For example, the Yurok tribe is currently relying on towers to provide broadband to some areas. But when redwood trees grow taller, they can block the point to point signal. Most of the towers are off the grid, powered by solar energy and equipped with a backup generator.

The source of their broadband connection also can present problems: it comes from Crescent City, a city farther north on the coast, and is transmitted 18 miles through the air over the sea to a tower on the reservation. A particularly heavy rain and high waves can interfere with the connection on the reservation.

“There’s a lot about broadband and how it relates to power and the reasons why providers haven’t been doing build outs,” Engle told me over the phone.

She understands why companies have been reticent to undertake a costly and difficult infrastructure process. At the same time, Engle says those companies have received a good share of incentives and offsets from state and federal funds to do just that, “but they invested into the areas that are most populated, which is not the rural areas.”

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Why the problem persists

A few private companies own and operate the majority of broadband infrastructure, according to a Brookings Institute 2020 report on the importance of digital prosperity.

The authors of the report note that a lack of financial incentive is the primary obstacle to providing Wi-Fi access to sparsely populated areas. “If private business calculations and risk assessments suggest their investments will not lead to a return for their public or private shareholders, then it’s the business’ fiduciary duty to not invest in those places.”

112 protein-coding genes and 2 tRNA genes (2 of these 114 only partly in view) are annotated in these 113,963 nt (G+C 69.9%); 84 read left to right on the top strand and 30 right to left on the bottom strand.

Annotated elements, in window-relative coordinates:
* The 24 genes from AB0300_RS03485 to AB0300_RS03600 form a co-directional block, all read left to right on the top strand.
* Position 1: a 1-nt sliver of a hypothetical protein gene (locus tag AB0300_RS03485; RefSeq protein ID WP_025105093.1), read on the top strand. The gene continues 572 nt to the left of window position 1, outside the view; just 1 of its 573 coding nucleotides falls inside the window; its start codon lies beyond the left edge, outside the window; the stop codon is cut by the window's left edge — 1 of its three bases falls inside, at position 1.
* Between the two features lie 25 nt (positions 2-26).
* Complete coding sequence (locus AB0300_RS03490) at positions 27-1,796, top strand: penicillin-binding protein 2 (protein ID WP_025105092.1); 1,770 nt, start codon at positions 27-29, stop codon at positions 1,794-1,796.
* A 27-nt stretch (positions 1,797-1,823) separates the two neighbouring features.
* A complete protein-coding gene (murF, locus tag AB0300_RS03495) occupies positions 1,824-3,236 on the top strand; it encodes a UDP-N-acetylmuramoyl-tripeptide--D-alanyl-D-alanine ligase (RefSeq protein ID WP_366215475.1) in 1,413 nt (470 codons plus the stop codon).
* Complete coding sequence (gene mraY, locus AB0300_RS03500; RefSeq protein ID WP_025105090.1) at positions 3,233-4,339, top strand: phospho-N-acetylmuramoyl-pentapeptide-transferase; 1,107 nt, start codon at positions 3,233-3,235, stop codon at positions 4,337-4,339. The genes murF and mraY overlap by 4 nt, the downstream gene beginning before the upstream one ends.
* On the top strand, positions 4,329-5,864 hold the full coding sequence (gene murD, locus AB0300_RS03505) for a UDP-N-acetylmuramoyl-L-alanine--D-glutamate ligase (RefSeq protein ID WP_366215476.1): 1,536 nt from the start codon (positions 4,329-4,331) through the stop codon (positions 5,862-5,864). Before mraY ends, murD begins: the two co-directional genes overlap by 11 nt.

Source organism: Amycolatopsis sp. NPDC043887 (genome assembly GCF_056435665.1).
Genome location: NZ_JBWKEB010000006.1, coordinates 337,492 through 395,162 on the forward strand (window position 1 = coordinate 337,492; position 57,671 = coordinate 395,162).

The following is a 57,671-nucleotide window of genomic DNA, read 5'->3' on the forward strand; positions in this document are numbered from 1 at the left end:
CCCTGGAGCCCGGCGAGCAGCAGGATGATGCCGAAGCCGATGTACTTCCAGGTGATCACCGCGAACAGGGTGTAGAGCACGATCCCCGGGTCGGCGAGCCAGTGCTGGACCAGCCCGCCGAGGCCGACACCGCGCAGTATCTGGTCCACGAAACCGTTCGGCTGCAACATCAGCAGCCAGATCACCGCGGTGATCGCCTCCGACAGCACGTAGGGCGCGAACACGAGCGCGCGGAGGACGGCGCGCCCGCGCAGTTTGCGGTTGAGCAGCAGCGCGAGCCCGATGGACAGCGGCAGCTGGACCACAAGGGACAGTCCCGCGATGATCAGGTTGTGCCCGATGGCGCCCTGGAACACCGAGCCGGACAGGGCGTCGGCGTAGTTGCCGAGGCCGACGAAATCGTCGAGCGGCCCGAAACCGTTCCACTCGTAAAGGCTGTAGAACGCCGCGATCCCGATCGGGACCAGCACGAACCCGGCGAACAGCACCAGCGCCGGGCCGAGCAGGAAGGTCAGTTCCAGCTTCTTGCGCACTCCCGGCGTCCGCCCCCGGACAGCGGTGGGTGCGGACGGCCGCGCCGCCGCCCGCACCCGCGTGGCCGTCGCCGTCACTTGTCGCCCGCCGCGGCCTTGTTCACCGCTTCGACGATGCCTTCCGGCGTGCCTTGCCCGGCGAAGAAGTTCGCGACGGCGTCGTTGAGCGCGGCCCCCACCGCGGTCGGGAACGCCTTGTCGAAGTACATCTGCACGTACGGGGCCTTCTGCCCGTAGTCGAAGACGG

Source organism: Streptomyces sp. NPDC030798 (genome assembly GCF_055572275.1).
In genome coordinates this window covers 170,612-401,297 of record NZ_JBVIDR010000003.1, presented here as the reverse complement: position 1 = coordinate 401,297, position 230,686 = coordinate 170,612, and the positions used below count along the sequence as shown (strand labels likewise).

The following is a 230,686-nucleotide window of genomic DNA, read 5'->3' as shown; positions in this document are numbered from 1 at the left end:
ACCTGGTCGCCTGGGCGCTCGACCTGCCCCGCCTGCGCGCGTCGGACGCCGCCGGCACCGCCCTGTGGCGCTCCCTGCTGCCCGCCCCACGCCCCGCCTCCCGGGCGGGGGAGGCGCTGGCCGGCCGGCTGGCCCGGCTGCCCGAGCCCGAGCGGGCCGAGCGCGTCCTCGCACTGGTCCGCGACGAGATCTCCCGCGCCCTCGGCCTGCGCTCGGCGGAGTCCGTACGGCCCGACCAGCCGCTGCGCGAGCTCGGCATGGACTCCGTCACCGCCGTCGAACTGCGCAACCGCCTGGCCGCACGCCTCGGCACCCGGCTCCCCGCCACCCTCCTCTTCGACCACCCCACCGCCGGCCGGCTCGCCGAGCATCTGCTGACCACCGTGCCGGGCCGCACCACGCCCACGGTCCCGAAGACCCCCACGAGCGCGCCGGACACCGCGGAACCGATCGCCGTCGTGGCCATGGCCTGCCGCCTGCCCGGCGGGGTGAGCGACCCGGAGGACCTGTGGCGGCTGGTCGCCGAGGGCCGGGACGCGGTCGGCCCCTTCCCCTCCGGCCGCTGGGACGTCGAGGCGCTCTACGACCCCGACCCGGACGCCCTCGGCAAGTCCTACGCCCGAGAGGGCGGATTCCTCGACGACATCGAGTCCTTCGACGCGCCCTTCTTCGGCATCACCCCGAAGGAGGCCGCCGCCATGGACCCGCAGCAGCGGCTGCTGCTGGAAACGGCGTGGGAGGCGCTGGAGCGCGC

There are federal incentives for companies to build in less profitable, more rural areas, but these programs can be difficult to enforce.

A spokesperson for Frontier Communications, one of the companies that received funding through the FCC’s Connect America Fund and missed some of their deadlines, wrote via email that “Under FCC rules, Frontier has until Dec. 31, 2021, to finish construction,” and had “been significantly affected by previous permitting delays on tribal lands and the numerous logistical challenges created by the COVID-19 pandemic, including local government lockdowns, curfews, and state and tribal office closures.”

States also have grants and special funds designated for broadband expansion, as well as tax deductions.

But like so many massive infrastructure projects, it takes a lot of money to truly fix the problem. Some broadband expansion funds were included in the recently signed American Rescue Plan, which provides $94 billion toward expanding internet access, according to The Washington Post.

And while new sources of funding may help Americans in the future, for now, many in rural areas have had to endure the pandemic without access.

Wi-Fi sovereignty

Rather than be entirely subject to the conflicting constraints and uncertainties of private businesses, tribal governments in the Humboldt County area have been working for the past decade on solving the problem of internet access themselves. 

The Karuk tribe launched its own ISP (internet service provider) called Áan Chúuphan (which translates to ‘talking line’) in 2015. 

The tribe built a tower to serve Orleans, an unincorporated community on the Klamath River, using funds granted through the USDA Rural Development Community Connect Program.